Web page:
The computer sets a code that tells you what is wrong when the Check Engine Light comes on. You can plug in a compatible code scanner to read these codes. It could be something generic, such as P0300, which doesn’t offer a lot of help unless there are other codes to put with it.
We have a complete trouble code library that helps you to discern what’s happening. If you can figure out the problem from the codes alone, you will save a lot of time on repairs.
2. Check Ignition Coils And Spark Plugs
The trouble codes may have sent you to a particular cylinder. If so, this is good news. At least you know where the misfire is occurring. Your next step is to check the spark plug and ignition coil at this cylinder.
Depending on your vehicle, you may need to remove other parts. Some cars require the intake manifold or engine cover to be removed before accessing these components. It’s also important to know the engine cylinder order so you know which one you are looking at.
You can swap out the spark plug or ignition coil to see if that resolves the problem. Just be careful removing these parts, especially since the spark plug can be difficult to get out. You don’t want the spark plug to break off inside the cylinder head.
Even if the spark plugs don’t look worn, the issue could be the gap. Measure the spark plug gap and adjust it if necessary. Check the gap specs in your service manual to get the right measurement for your car.
3. Check Fuel Injectors
There are multiple ways to check fuel injectors. Let’s cover a few of the most popular options.
- Start the engine
- Let it idle for a few minutes
- While the engine runs, place the metal screwdriver end against the fuel injector
- Place your ear to the screwdriver’s other end, but be careful not to get anything near the moving engine
- If you hear clicking, the injector is operating normally
- If there’s silence, the injector should be replaced or cleaned
- Repeat the test for all injectors
- Check the service manual for the correct electrical resistance or ohm spec for your injectors
- Perform this test when the injectors are cold
- Turn on the ignition, but don’t start the engine
- Connect your test light or volt meter to the negative battery terminal
- Unplug the electrical connector from the injector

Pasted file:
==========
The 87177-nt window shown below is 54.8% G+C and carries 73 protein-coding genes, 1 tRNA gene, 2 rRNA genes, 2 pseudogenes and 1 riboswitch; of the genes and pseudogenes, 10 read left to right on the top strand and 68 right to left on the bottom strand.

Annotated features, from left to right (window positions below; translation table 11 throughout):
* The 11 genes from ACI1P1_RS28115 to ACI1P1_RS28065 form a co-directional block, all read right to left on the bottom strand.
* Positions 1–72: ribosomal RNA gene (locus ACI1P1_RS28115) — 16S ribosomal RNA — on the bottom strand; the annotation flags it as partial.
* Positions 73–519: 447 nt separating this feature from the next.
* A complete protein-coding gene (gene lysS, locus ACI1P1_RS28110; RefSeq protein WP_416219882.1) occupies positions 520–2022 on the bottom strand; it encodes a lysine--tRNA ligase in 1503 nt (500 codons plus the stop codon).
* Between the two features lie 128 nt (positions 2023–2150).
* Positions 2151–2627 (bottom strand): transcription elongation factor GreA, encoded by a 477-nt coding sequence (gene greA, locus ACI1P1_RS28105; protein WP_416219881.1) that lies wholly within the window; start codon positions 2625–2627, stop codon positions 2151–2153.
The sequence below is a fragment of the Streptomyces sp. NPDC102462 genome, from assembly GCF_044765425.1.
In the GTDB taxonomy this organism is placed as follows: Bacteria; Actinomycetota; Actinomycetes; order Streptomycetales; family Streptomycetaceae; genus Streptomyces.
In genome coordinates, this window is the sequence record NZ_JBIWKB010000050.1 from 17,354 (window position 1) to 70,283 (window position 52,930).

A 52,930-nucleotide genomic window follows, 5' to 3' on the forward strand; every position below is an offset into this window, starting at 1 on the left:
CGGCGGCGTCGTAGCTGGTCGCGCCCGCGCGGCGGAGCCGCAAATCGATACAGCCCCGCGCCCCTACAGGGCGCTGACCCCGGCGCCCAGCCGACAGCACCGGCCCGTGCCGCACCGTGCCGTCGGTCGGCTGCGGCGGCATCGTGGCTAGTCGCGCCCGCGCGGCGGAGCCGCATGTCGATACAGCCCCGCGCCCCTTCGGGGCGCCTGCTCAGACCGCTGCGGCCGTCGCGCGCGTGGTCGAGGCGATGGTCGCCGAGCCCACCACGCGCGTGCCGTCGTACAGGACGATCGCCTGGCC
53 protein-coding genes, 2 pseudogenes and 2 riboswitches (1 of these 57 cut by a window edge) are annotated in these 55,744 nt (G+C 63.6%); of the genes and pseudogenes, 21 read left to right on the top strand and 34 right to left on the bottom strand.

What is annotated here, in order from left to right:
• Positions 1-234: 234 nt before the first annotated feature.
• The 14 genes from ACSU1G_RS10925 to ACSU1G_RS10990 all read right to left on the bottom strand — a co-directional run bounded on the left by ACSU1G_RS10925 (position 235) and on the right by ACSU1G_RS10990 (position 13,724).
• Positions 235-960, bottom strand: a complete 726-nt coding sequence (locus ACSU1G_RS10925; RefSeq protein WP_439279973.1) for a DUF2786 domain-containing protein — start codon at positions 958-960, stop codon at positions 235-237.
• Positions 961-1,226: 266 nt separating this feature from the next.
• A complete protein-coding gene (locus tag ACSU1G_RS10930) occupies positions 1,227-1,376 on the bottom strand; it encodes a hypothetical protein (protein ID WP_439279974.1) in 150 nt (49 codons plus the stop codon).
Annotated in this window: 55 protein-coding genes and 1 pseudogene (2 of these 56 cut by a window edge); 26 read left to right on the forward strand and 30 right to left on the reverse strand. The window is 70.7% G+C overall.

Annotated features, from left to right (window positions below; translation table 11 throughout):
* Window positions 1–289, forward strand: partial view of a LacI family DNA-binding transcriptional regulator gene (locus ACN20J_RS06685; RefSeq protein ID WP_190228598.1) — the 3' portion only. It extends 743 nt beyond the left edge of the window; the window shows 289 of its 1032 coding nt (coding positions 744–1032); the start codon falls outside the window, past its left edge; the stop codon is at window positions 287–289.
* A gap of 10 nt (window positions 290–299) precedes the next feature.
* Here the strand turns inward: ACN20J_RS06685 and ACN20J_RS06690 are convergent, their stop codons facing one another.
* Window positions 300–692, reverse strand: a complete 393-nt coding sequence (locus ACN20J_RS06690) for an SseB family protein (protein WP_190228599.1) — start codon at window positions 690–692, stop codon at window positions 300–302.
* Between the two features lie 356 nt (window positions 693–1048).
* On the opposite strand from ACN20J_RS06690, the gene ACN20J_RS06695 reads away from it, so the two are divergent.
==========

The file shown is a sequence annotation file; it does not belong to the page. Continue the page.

- Attach the injector wiring connection to your volt meter to see if you get the right specs
- Repeat for each injector
- Locate the injectors
- Carefully smell around the injector for signs of gasoline
- Inspect the injector for any signs of leaking or drips
- Perform this test for all of the injectors
Some people prefer to run multiple tests just to be sure the results are accurate.
4. Contact A Professional
If you’ve been through all of the steps and can’t seem to figure out what’s going on, it’s time to visit a repair shop. Talk to your local mechanic for help figuring out the problem.
Whether you fix it yourself or you have a professional look at it, you shouldn’t drive the vehicle with the Check Engine Light flashing. Fix the problem before driving anymore to avoid any permanent damage to the engine.
Can I drive my car with the engine light flashing?
No, when the Check Engine Light flashes, you should pull over in a safe location and fix the problem. Driving the car any further could lead to more damage and an additional repair cost. If the Check Engine Light is on solid, you may be able to drive the car home first.
How expensive is it to fix an engine misfire?
It’s difficult to determine the average engine misfire repair cost because the cause can be so many different things. For example, changing spark plugs may only cost you $50, while dealing with a sensor could easily be $1,000 or more. To get an accurate estimate, speak to a local repair shop.
Can an engine misfire fix itself?
No, there’s a mechanical failure causing the misfire. When an engine misfires, it means that one of the cylinders is failing. This problem can be caused by a bad spark plug, low compression, a bag ignition coil, faulty fuel injectors or a bad sensor.
How long can I drive with the engine light blinking?
You shouldn’t drive at all with the Check Engine Light blinking. This warning light tells you something is seriously wrong, and you should never ignore it. Instead, find a safe location to pull over and turn off the car engine.
We know how frustrating car problems can be, especially when they have to do with the Check Engine Light flashing. This is a serious concern that even we don’t take lightly.
To ensure you have a well-running car, it’s important to have the problems repaired immediately. Reference our guide in your time of trouble and get your car back on the road without dash lights blinking at you.
Find more information in our list of all car dashboard symbols.
Categories: Troubleshooting, Warning Lights